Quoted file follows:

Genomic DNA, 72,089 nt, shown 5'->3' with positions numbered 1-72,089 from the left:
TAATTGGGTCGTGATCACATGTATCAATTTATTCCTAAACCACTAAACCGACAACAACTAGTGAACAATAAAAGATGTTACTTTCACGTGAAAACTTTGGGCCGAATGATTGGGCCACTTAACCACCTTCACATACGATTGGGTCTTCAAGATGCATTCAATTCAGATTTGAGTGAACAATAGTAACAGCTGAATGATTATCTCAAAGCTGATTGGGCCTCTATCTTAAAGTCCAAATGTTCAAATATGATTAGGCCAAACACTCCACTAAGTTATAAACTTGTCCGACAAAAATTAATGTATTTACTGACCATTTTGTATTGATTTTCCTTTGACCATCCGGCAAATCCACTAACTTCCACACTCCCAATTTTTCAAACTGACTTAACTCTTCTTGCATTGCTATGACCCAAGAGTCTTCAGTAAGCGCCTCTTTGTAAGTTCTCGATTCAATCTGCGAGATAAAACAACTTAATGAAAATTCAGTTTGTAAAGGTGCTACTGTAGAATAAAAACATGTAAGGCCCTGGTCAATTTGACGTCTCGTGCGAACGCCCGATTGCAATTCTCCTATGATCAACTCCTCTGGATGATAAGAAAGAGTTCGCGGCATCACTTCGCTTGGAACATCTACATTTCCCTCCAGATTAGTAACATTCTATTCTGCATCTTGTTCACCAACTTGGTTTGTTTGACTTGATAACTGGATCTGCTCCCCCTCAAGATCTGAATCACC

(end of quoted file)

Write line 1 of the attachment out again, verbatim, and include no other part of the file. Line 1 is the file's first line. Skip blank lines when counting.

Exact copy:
Genomic DNA, 72,089 nt, shown 5'->3' with positions numbered 1-72,089 from the left: